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Comment Re:How is it a problem? (Score 3, Interesting) 143

I may be mis-remembering, but it seems like a summer or 2 ago, there was a day with 2 leap seconds in it.

Not possible. The leap second committee folks have a mandate never to let the difference between the UTC and UT1 (mean solar time) readings exceed 0.9 seconds. They usually decide to apply a leap second whenever the difference between UTC and UT1 approaches 0.6 seconds. Furthermore, they can add a leap second at the end of any month, although there is a preference for June and December and a second preference for March and September. For there to be two leap seconds in a day, something catastrophic would have had to have happened, like California sliding into the ocean, the Yosemite supervolcano blowing, or the Maple Leafs winning the Stanley Cup.

Comment Re:Even if ITER or W7X works, is it economical? (Score 1) 223

There's a big difference between knowing something is possible, and actually doing it.

In 1848, Sir George Cayley built a glider that carried a child, years before the Wright brothers were even born.

In 1856, Frenchman Jean-Marie Le Bris made the first flight higher than his point of departure, by having his glider "L'Albatros artificiel" pulled by a horse on a beach. He reportedly achieved a height of 100 meters, over a distance of 200 meters.

In 1877, Enrico Forlanini developed an unmanned helicopter powered by a steam engine. It rose to a height of 13 meters, where it remained for some 20 seconds, after a vertical take-off in Milan.

in 1894, Sir Hiram Maxim constructed a large test rig to investigate aerodynamic lift. It's twin propellers were powered by two lightweight compound steam engines and it took three people to operate. It didn't have any flight controls so it ran on rails, with a second set of rails above the wheels to restrain it. On its third run it broke from the rail, became airborne for several hundred feet at two to three feet altitude.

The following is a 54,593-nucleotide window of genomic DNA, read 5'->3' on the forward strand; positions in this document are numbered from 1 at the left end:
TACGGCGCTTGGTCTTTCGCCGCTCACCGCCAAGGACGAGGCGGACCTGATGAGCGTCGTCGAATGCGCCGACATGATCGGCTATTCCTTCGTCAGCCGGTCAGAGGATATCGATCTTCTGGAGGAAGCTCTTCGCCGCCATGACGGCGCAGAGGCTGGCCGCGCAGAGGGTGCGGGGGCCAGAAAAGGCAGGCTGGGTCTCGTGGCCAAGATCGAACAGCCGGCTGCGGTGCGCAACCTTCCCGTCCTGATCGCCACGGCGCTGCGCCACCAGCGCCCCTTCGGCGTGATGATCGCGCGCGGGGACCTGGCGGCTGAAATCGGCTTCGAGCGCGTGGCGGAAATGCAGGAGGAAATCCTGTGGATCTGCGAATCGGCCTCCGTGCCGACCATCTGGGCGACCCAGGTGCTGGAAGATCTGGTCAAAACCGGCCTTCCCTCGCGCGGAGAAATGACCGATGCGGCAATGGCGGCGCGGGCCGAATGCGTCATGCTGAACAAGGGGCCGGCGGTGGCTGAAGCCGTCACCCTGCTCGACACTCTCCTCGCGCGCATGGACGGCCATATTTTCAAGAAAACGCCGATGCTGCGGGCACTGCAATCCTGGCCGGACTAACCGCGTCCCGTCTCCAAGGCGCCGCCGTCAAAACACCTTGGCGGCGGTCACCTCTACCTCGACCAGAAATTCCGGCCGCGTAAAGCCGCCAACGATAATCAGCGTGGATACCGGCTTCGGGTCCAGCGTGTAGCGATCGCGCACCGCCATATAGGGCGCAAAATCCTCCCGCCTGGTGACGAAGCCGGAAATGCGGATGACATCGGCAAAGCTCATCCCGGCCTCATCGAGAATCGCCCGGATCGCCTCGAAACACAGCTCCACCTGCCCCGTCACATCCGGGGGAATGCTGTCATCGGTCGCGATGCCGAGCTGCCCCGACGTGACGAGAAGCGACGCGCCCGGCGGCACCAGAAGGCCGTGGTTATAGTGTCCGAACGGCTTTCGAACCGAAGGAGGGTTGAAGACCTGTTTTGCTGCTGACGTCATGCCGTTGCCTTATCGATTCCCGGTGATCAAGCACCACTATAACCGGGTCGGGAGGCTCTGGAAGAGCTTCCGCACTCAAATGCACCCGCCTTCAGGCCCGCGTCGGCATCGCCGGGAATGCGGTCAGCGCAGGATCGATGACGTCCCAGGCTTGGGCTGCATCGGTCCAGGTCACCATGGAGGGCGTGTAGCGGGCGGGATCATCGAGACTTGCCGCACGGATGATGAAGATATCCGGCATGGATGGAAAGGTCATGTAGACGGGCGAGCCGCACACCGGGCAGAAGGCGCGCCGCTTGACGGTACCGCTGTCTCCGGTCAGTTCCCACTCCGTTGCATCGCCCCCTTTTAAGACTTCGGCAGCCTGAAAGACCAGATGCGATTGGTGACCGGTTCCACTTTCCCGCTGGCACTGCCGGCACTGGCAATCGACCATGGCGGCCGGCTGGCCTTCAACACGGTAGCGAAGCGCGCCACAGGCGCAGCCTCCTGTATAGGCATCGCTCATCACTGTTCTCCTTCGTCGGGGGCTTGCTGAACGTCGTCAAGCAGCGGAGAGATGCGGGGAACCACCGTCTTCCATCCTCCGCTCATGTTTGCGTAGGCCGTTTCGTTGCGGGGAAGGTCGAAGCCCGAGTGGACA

On 14 August 1901, Gustave Whitehead carried out a controlled, powered flight in his Number 21 monoplane at Fairfield, Connecticut.

Wilbur and Orville Wright... Last inventors of the airplane.

Comment Re:Just stop. (Score 1) 223

looks a bit like Han Solo's Millennium Falcon, towed in for repairs after a run-in with the Imperial fleet.

Sure, in the same way a croissant does.

Meaning, not at all.

Indeed! In every encounter I've seen between the Millennium Falcon and Imperial ships, whether it's dodging TIE fighters in an asteroid belt, playing tag with Imperial Star Destroyers, or tackling a Death Star, it's the Imperial ships that wind up being turned into scrap metal.

"The Avis WIZARD decides if you get to drive a car. Your head won't touch the pillow of a Sheraton unless their computer says it's okay." -- Arthur Miller